My wife has a beautiful flower and vegetable garden behind our house. Every year in the spring, she prepares the soil by mixing in compost, peat moss, and manure into the ground using a tiller. (Sometimes, she does this by hand if we're only using a small area for the garden.) This helps enrich the soil with vital nutrients so plants can grow. Next, she usually plants more things from seedlings (small plants) rather than planting seeds because seedlings already have a good start. We usually plant tomatoes, cucumbers, squash, corn, carrots, peppers, and broccoli. (We also have strawberry plants and several fruit trees on our land.) We dig a small hole in the soil, place the seeding in, add a little water, and then cover the roots of the plants with dirt. From time to time, we fertilize the plants to help them grow, and the fertilizer helps plants develop strong roots, stems, and leaves. Throughout the growing season, we weed the garden, water it, and check it for unwanted insects. If the plants are infested with insects, we sprinkle an insecticide on the plants. We pick the vegetables and fruit when they're ripe. When the growing season is over, we pull out the old plants by hand or use a tiller to plow them under. We add any dead leaves from our trees to enrich the soil for the coming year.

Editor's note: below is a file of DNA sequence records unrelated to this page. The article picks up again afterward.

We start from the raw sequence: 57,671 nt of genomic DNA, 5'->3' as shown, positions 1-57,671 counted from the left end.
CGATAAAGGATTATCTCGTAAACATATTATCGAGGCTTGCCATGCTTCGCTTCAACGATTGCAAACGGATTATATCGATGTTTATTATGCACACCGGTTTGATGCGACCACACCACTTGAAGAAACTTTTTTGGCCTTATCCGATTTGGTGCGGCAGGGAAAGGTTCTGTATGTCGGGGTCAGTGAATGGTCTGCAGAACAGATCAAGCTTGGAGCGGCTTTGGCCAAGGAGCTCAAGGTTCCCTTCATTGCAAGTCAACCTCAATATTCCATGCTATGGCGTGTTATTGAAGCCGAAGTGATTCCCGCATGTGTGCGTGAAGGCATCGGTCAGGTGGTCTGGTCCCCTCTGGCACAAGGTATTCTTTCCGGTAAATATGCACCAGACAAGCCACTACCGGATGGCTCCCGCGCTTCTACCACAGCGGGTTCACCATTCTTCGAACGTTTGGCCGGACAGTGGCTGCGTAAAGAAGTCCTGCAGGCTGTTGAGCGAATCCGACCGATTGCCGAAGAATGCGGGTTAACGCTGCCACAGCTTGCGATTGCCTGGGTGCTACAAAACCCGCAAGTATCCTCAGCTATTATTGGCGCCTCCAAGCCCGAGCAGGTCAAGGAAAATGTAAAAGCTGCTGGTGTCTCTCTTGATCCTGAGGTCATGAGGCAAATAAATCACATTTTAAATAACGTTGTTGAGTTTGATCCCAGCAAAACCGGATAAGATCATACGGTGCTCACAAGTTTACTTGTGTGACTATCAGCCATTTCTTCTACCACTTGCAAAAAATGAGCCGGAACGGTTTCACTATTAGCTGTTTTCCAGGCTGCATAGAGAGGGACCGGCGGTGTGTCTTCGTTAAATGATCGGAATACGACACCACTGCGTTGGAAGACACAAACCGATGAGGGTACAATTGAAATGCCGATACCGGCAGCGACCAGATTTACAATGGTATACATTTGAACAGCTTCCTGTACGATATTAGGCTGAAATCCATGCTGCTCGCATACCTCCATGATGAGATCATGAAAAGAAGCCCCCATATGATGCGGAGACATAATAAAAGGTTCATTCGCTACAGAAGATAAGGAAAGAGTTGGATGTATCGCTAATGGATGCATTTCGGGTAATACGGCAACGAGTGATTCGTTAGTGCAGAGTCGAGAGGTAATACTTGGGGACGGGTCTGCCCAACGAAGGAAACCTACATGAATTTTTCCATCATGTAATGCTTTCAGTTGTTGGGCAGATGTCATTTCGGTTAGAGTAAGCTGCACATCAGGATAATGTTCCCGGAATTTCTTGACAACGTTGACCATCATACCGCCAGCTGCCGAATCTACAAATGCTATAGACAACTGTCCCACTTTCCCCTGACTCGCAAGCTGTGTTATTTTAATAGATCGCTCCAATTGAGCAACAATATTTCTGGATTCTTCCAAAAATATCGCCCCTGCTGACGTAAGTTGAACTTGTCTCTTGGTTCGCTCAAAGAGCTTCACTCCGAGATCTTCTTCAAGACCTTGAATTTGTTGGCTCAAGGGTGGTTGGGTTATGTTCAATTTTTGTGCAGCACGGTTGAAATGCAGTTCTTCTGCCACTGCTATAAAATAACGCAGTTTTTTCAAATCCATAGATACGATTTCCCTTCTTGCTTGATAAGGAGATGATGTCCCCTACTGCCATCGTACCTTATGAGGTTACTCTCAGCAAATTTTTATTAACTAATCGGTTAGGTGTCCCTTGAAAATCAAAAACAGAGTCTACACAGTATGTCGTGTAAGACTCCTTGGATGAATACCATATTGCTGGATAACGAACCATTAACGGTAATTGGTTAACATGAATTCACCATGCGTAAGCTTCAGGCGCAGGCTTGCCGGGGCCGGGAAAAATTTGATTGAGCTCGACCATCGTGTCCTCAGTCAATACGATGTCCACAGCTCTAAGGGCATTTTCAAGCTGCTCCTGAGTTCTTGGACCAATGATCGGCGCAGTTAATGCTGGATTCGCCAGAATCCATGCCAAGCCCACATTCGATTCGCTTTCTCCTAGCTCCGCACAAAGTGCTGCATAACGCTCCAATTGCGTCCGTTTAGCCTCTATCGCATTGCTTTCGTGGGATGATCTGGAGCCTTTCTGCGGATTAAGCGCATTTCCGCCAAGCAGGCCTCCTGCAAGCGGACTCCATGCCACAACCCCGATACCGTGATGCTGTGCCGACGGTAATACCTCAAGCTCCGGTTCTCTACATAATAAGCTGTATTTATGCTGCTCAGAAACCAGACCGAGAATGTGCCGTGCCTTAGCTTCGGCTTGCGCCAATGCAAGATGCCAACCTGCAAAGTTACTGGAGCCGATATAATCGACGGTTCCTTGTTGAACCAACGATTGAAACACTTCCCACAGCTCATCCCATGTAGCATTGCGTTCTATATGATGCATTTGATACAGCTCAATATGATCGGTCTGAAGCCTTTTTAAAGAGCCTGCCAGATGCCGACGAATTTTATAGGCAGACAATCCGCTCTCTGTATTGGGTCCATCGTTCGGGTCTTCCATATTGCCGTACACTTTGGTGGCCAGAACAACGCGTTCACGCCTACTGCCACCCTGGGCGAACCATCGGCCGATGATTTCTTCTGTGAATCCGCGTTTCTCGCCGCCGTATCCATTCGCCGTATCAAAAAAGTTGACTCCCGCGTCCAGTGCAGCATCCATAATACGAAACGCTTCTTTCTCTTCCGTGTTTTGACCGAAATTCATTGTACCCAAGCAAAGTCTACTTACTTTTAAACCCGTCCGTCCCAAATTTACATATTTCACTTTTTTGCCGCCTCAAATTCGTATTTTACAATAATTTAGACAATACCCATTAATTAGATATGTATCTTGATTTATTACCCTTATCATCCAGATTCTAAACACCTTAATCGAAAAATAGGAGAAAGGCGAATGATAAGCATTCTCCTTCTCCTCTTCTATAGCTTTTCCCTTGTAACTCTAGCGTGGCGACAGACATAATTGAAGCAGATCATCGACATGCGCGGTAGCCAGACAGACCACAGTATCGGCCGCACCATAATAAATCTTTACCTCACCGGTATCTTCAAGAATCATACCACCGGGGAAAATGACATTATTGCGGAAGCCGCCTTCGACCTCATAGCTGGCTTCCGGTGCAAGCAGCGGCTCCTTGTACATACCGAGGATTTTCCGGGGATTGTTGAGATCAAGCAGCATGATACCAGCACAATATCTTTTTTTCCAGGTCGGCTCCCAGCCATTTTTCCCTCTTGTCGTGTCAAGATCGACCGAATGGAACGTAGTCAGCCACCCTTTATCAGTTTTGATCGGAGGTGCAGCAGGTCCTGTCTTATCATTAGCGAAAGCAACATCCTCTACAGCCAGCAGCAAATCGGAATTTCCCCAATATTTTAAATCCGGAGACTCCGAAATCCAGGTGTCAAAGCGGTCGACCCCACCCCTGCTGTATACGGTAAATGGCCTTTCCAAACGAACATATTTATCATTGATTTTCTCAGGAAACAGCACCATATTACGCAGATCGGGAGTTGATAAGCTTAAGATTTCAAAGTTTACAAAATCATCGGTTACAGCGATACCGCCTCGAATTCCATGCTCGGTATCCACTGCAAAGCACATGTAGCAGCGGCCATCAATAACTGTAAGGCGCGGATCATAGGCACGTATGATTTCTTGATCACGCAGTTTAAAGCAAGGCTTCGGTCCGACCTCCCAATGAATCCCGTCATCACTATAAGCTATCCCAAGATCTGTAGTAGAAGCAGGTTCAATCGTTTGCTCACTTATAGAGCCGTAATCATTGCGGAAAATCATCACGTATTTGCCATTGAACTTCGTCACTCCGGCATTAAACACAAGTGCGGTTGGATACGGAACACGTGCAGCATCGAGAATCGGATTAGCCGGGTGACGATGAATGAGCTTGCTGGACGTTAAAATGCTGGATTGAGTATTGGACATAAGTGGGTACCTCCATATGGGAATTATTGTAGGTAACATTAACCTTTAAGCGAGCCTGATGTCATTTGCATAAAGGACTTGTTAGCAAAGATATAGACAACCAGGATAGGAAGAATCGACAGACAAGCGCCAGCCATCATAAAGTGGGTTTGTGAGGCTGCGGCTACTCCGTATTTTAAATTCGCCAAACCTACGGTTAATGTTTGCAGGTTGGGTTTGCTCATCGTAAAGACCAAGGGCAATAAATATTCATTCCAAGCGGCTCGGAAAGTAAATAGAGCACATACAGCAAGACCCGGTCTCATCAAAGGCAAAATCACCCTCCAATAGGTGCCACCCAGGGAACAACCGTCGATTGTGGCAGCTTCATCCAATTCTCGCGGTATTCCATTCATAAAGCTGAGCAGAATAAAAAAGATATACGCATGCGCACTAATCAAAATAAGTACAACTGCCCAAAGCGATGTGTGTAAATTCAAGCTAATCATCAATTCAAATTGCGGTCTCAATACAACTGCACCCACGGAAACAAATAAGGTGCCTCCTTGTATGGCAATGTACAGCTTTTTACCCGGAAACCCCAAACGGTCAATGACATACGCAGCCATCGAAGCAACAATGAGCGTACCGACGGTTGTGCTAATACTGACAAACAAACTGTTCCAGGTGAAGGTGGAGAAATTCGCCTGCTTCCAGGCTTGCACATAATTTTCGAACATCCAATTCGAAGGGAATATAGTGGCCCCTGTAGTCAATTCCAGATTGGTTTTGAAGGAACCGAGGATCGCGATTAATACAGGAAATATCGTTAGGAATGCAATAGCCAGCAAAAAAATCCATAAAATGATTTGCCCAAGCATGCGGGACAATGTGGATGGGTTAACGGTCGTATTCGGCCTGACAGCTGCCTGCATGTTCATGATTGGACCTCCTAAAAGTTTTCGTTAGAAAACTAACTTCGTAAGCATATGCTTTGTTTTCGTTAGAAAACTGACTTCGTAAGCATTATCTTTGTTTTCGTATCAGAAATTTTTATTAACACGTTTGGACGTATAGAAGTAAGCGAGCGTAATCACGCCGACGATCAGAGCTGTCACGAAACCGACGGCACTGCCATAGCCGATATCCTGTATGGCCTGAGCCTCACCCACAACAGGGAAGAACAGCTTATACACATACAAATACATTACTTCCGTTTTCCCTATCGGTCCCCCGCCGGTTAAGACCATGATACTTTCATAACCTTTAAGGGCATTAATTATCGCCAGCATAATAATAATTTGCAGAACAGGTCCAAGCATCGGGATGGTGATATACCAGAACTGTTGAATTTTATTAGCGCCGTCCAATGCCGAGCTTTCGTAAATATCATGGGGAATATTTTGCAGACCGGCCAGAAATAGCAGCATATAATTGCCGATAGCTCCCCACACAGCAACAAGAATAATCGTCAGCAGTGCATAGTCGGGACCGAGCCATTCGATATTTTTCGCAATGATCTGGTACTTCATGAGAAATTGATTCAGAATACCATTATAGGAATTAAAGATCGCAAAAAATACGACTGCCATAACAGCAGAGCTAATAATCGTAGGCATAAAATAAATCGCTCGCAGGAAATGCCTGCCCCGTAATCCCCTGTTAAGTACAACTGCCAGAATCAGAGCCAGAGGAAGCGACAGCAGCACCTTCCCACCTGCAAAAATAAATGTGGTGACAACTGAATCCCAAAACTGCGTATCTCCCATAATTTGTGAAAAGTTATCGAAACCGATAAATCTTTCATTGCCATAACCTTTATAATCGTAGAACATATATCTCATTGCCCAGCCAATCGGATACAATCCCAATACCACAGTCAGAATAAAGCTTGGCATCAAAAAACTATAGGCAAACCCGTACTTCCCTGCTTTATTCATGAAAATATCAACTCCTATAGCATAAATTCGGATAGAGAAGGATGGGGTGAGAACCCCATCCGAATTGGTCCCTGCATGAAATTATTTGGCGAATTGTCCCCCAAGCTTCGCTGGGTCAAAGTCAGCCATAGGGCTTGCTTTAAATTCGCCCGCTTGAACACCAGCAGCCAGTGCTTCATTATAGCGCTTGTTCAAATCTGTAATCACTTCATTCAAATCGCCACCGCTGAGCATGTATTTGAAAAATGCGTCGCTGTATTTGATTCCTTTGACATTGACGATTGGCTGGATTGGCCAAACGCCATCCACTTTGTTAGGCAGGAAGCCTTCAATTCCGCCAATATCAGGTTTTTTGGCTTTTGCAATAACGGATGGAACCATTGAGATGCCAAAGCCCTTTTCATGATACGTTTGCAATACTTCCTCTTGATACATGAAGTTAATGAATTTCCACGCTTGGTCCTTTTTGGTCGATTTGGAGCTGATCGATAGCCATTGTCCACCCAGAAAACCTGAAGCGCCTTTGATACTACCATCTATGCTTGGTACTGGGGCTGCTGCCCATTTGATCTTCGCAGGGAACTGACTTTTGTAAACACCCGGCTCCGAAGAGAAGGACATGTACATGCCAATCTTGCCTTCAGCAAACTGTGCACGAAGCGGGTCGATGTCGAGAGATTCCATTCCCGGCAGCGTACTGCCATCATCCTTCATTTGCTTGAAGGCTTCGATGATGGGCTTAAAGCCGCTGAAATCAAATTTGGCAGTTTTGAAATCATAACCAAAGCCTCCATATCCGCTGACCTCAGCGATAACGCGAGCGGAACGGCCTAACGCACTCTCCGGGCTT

Part II: Discussion
Does your family grow a garden? Why or why not? If so, what kinds of things do you plant? What do you do to prepare your garden?
Part III: Online Investigation
Suppose that you really enjoy gardening, but you are moving to a new city overseas to work. Unfortunately, you don't know anything about climate of the area, nor do you know what kinds of plants will grow there. First, choose a country where you would like to live. Then, using the Internet, find out about the seasonal conditions and weather of that country and then research whether the following plants would grow successful in that region:
peach tree, sunflowers, watermelon, orange tree, tomatoes, strawberries